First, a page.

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Wonder Who I'll Be | 8.1.21
The Sunday Edition
Twelve years and a month or so ago, I challenged myself to write a haiku every single day, every morning like a ritual. I thought, if I’m honest, it’d last a month or two, that I could keep it up maybe to the 100 mark. Maybe. 100 came, then 200, then the year mark and I couldn’t quite believe I was still writing them. One year to two, two to five, five to a decade, all without missing a single day, and oddly I was no longer surprised that I was still writing them. They became part of me, and along the way I added in a daily Typewriter Series poem as well. That series spanned over 3000 poems before I finally decided to let them rest. The haiku, those funny 17 syllables wrapped up in a poem, never stopped. Today, 4,436 days later, 75,412 syllables later, I wonder about these words. I wonder who I was when I started them, I wonder if they’ll ever run out. I wonder, mostly, who I will be when they do.
I look at the photo above, snapped by Sarah on our honeymoon, and I see so many changes from who I was when I began this haiku journey. I see more wrinkles, I see myself more tired, especially in this photo after a wedding week with the whole family in Scotland, I see, above all, more joy. I have smile lines, deep ones from how often I smile, laugh, and I blame those all on my wife. I have so much more ink in so many more places, memories made permanent, every tattoo a story. I have more lines on my forehead, a brow that’s been furrowed with passion, for I am Scottish, and I am Irish after all. Passion manifests itself in many ways, sometimes humor, sometimes anger, sometimes fierce protection for those I love.
I’ve seen a lot of the world, I’ve seen a lot of the United States, and to be truthful, I don’t feel at home here very often anymore. I have learned a lot about who I am, what I need, what I long for and love, and I’m coming to a peace with those lessons. I have learned what I have patience for, what I am not willing to compromise on. I have learned from what I’ve seen, where I stand on so many issues, and which of them I’m willing to stand up for. I’ve written of love in a million shades, I’ve written of longing, of loss, of happiness, and so much of sorrow. I’ve written of light, but more, I’ve written of the darkness — that inside me, that inside this world, the metaphorical, the literal that I prefer to the sunshine and squint — and I have written of her. My her.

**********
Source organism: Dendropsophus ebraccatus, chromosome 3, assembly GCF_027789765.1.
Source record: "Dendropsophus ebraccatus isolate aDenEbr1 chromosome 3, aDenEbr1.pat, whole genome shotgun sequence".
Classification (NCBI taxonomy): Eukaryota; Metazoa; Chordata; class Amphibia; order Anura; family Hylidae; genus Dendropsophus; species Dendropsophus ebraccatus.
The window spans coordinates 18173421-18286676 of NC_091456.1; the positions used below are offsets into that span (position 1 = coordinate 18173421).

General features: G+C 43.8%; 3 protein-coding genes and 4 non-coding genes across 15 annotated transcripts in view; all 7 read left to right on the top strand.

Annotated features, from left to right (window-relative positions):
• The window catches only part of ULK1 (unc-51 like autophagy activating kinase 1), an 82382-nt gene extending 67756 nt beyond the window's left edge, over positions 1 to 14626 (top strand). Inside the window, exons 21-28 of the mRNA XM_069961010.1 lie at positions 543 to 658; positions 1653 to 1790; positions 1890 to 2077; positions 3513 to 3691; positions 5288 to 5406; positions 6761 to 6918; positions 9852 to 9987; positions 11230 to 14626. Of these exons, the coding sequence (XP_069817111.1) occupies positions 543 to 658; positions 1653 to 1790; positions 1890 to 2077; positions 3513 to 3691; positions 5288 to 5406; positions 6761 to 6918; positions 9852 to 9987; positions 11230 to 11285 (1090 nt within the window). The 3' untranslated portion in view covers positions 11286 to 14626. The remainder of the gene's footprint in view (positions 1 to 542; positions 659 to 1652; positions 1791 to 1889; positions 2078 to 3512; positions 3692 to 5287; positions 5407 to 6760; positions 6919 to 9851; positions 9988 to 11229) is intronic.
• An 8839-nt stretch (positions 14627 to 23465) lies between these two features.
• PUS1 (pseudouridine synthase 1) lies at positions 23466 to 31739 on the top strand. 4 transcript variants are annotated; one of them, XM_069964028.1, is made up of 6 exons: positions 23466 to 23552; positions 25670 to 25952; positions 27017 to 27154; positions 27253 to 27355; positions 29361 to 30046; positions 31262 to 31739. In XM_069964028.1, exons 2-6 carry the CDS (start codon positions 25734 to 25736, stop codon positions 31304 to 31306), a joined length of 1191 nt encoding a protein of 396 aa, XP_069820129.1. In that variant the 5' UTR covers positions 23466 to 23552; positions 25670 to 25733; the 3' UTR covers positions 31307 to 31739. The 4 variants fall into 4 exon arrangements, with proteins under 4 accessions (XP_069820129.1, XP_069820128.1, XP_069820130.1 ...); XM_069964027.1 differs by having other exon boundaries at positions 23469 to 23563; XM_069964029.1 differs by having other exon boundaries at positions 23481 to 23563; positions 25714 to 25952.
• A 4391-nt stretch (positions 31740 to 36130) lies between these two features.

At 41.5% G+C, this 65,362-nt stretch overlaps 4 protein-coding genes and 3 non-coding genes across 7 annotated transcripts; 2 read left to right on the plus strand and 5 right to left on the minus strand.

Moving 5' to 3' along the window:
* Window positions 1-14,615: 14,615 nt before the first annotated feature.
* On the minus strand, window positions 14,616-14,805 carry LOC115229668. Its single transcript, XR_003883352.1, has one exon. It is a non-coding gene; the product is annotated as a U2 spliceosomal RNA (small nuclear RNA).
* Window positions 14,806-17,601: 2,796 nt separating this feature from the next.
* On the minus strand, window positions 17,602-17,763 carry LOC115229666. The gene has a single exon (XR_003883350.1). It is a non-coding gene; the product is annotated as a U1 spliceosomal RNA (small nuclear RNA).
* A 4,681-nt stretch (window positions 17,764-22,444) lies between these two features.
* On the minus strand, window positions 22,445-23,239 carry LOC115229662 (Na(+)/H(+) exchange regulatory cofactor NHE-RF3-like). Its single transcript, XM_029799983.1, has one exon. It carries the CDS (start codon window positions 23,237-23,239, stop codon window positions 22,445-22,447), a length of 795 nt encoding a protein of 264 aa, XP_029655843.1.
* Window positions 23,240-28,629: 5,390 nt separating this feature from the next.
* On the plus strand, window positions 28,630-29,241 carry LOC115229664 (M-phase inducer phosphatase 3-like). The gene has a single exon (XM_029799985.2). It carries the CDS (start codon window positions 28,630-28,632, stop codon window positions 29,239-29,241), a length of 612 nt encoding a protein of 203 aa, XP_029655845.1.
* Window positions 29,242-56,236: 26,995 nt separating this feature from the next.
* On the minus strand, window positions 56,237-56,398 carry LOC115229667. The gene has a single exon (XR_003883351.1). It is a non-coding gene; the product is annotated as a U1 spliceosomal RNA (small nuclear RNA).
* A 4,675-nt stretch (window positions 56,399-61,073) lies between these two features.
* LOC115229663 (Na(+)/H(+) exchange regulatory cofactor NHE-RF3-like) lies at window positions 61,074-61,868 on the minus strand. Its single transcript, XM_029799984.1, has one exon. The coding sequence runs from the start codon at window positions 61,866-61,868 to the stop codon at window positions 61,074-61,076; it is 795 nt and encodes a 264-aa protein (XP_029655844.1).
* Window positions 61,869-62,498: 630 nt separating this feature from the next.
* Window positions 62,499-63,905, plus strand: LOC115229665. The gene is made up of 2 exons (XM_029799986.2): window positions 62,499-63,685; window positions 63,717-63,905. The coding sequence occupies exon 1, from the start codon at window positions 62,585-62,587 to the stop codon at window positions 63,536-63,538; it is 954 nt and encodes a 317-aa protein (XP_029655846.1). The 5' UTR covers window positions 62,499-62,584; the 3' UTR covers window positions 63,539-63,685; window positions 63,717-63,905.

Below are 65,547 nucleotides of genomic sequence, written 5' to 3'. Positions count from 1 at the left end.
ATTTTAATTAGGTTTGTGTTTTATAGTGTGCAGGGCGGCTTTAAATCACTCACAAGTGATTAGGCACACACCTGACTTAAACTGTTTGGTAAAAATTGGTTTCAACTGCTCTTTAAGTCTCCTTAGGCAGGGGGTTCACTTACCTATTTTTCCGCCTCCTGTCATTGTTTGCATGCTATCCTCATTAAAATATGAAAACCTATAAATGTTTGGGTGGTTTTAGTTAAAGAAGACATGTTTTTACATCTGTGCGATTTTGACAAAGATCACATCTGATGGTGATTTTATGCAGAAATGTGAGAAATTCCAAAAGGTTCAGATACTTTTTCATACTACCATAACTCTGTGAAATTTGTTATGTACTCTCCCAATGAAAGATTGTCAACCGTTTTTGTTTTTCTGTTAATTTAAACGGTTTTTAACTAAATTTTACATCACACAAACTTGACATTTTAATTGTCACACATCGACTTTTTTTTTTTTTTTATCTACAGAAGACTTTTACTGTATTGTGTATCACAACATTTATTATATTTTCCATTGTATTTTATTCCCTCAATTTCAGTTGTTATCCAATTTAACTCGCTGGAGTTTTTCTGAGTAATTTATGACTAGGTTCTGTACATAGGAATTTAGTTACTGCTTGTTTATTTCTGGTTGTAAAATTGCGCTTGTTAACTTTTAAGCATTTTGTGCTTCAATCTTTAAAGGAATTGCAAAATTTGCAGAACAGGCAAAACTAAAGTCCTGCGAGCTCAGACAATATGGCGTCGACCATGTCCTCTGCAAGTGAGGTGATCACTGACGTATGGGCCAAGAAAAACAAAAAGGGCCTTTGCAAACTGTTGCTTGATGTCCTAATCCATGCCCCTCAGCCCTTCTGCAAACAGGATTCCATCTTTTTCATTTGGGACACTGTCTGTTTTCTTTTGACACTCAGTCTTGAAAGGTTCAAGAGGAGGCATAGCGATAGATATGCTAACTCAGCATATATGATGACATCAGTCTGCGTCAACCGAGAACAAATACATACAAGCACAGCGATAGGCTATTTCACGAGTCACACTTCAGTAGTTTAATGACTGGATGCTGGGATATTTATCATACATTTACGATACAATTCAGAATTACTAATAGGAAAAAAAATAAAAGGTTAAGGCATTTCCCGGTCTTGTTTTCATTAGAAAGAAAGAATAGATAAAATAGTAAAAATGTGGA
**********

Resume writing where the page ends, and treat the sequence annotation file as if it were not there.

Truth is, most all these wild words have been about her, and it’s too little to call her muse. Sometimes, a muse becomes more than that, sometimes a single thing can ignite a life. I write of her, because she was the spark that started every fire I’ve ever warmed myself by. Funny thing is, as we grow into love, some of that beginning-butterfly-nervous-stomach-fluttery-brain transforms into something else. We smooth out into routines, into comfort and familiarity, and for some maybe this is the death blow to their connection. For us, it’s been the opposite, it’s been this growing into love that has made everything more. The words now are more about this, and I imagine they will be, the wild adventure through not just falling in love, but staying in it.
A ramble this was, I know this, but I’m introspective about how much we change in 12 years. We become something new, but I don’t believe we lose what we were. Life is like clay, we add more as we go, we reshape it along the way, but we never lose the mud and earth beneath the new. We are formed by all the bits we’ve added along the way, all the shapes we’ve molded and held in our warm hands. The question I keep asking is, what will that shape be in 12 more years? What in 20? When I come to the end, how many syllables will have been written, how many days will a haiku have fallen out?
We’ll see, I suppose. For now, 17 more syllables to read below. 17 out of so very many. Thanks for sticking around.
Wonder at the words,
wonder when they will run out,
wonder who I’ll be.
Song of the Week
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